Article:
Nigeria imported agricultural goods worth N512.91 billion in the third quarter of 2022, marking a 10.4% increase compared to N464.4 billion recorded in the previous quarter and a 6.4% increase compared to N482.2 billion in the corresponding period of 2021.
On the flip side, Nigeria’s agricultural export fell massively by 40.6% to N84.21 billion in the review quarter from N141.76 billion recorded in Q2 2022. Meanwhile, it increased marginally by 6% compared to the N79.41 billion printed in the same period last year.
These details are contained in the third quarter foreign trade report, released by the National Bureau of Statistics (NBS).
- The decline in Nigeria’s agriculture export was despite huge investments channelled to the sector by the federal government and the Central Bank of Nigeria (CBN). Unfortunately, the report also showed that Nigeria still relies a lot on importation to meet its food demands.
- According to the CBN, a sum of N1.07 trillion has been disbursed under the Anchor Borrowers’ Programme (ABP) to over 4.6 million smallholder farmers cultivating 21 commodities as of September this year.
- Also, the CBN had disbursed a sum of N745.31 billion to finance 680 large-scale projects under the Commercial Agriculture Credit Scheme (CACS). Despite, these interventions, the sector is yet to print the desired level of growth.
Low sectoral growth: Data from the National Bureau of Statistics showed that Nigeria’s agricultural sector grew by 1.34% year-on-year in real terms in the third quarter of the year, a marginal improvement compared to 1.2% recorded in the previous quarter.
- However, compared to 2020 and 2021, where the sector grew by an average of 2.15% and 2.09% respectively, the agricultural sector is growing at a crippling rate.
- Although, it is worth noting that the agricultural sector contributed about 29.67% to the national GDP in Q3 2022, an increase when compared to 23.24% recorded in Q2 2022 but lower than the 29.94% recorded in the corresponding period of 2021.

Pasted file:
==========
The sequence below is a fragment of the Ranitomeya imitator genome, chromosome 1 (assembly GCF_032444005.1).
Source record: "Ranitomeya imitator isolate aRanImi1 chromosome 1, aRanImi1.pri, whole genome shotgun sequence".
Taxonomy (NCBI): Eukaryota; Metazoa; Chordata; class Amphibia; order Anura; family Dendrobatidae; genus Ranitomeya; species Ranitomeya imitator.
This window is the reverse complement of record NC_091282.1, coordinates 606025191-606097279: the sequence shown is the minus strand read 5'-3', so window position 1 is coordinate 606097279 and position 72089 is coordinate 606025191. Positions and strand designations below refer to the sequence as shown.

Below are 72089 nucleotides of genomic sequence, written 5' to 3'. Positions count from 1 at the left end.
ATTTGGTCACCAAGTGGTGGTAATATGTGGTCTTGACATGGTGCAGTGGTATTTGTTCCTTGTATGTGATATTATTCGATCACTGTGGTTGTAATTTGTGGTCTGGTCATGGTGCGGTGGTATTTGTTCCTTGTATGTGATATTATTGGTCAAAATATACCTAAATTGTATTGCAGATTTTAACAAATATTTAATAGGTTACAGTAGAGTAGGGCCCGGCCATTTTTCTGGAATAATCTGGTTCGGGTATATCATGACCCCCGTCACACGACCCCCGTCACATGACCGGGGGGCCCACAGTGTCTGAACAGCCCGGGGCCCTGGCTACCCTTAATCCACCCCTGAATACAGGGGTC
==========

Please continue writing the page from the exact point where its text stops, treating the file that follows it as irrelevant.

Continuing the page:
Rising food inflation: Nigeria’s food inflation rate rose to a 17-year high in October 2022 at 23.72%, while for the review quarter, the food inflation stood at 23.39% compared to Q2’s 20.67%.
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- The rising cost of food items in the country has been attributed to the continuous insecurity challenges ravaging the northern areas, coupled with the incidence of flooding as well as disruption in the food supply chain.
- Also, the global energy crisis has affected the level of production as farmers now spend more on diesel to power their machinery as well as for the transportation of goods.
Why this matter: The agricultural sector is very vital to the growth of the Nigerian economy considering the amount of labour it employs as well as the strategic importance it represents in the country’s food security and sustainability.
Due to the lack of adequate production, export value has gone down, limiting the number of FX inflows through non-oil export. Consequently, the lack of production also means that Nigerians will require more importation using scarce FX resources to meet the high food demand in the country.
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